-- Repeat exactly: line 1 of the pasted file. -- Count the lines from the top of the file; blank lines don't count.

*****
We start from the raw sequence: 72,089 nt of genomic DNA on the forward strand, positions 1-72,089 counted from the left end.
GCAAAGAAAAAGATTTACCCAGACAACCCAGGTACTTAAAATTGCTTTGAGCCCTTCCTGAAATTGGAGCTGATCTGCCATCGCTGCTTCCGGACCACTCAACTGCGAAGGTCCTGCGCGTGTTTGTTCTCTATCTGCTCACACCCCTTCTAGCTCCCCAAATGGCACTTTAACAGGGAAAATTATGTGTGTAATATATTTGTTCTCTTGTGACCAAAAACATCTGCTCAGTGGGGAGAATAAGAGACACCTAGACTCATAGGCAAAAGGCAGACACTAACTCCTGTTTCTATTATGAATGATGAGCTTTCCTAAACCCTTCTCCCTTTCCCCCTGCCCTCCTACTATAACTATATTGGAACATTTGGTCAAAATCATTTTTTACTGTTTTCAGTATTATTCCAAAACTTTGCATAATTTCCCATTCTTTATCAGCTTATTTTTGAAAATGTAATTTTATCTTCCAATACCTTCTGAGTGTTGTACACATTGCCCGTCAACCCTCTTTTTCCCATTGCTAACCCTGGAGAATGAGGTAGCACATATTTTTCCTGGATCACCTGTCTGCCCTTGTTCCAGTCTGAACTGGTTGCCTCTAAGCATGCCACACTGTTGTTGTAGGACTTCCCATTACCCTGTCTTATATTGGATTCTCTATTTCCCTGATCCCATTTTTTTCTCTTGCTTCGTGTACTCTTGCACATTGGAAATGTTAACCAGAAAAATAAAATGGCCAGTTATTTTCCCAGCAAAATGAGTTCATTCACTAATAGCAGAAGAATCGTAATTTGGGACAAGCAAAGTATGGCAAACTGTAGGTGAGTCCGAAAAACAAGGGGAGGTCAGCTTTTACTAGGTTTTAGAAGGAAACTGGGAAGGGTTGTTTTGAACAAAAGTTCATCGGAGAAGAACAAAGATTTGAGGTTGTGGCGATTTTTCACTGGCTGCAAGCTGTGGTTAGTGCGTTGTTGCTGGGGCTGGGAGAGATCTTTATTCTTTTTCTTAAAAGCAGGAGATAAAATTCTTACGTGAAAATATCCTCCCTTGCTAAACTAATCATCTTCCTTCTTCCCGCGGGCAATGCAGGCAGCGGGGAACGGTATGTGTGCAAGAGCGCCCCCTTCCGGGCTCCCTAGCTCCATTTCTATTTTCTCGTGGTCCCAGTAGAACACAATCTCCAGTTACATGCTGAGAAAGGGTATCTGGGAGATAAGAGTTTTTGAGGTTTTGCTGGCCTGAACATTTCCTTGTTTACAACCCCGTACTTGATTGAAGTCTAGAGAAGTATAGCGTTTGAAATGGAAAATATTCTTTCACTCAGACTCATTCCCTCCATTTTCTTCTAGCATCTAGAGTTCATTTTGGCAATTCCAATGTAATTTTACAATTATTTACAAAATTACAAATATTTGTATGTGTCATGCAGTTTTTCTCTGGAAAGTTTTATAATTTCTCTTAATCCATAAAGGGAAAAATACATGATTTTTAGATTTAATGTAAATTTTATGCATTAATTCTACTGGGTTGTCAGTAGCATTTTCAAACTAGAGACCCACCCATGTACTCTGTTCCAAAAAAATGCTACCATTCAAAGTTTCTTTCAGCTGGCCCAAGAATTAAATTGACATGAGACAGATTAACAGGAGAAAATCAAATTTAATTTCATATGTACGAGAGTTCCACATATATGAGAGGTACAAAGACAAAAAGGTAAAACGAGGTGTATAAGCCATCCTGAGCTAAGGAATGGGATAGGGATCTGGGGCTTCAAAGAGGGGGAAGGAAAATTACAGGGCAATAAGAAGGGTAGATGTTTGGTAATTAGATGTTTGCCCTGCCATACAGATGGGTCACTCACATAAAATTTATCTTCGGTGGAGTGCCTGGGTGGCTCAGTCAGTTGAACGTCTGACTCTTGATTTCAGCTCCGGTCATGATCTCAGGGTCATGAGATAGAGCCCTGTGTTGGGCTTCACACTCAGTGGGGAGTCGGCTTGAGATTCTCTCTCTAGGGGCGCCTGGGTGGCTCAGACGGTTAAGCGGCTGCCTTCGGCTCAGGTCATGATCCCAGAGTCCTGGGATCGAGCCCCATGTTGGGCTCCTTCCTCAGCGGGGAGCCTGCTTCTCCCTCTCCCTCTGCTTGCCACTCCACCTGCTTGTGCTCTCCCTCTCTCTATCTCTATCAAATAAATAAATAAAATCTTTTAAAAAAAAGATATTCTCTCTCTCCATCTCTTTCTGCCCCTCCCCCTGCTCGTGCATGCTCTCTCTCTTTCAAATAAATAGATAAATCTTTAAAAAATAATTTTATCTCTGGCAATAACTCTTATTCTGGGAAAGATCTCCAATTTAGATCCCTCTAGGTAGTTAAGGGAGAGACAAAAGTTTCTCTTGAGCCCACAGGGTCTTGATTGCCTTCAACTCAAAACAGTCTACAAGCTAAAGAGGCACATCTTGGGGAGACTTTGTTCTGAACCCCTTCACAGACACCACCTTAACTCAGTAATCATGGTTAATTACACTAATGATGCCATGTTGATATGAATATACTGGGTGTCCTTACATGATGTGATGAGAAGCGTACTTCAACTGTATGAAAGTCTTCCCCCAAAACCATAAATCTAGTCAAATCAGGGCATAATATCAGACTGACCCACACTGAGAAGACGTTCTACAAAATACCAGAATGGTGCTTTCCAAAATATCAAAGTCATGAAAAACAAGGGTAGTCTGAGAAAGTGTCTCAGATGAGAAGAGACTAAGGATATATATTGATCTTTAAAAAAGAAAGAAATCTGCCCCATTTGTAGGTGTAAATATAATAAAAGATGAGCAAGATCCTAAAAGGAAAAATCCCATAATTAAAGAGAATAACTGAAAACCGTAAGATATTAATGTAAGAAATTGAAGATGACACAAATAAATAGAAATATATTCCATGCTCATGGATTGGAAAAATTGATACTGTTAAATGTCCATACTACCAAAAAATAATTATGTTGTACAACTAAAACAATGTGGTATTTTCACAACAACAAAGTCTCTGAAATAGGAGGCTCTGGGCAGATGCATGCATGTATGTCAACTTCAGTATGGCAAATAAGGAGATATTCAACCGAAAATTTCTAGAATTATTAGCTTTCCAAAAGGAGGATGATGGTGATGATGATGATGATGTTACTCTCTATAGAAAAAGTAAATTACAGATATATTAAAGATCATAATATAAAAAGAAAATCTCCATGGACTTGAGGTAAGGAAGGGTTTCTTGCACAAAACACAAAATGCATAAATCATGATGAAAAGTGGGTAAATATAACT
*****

We start from the raw sequence: 72,089 nt of genomic DNA on the forward strand, positions 1-72,089 counted from the left end.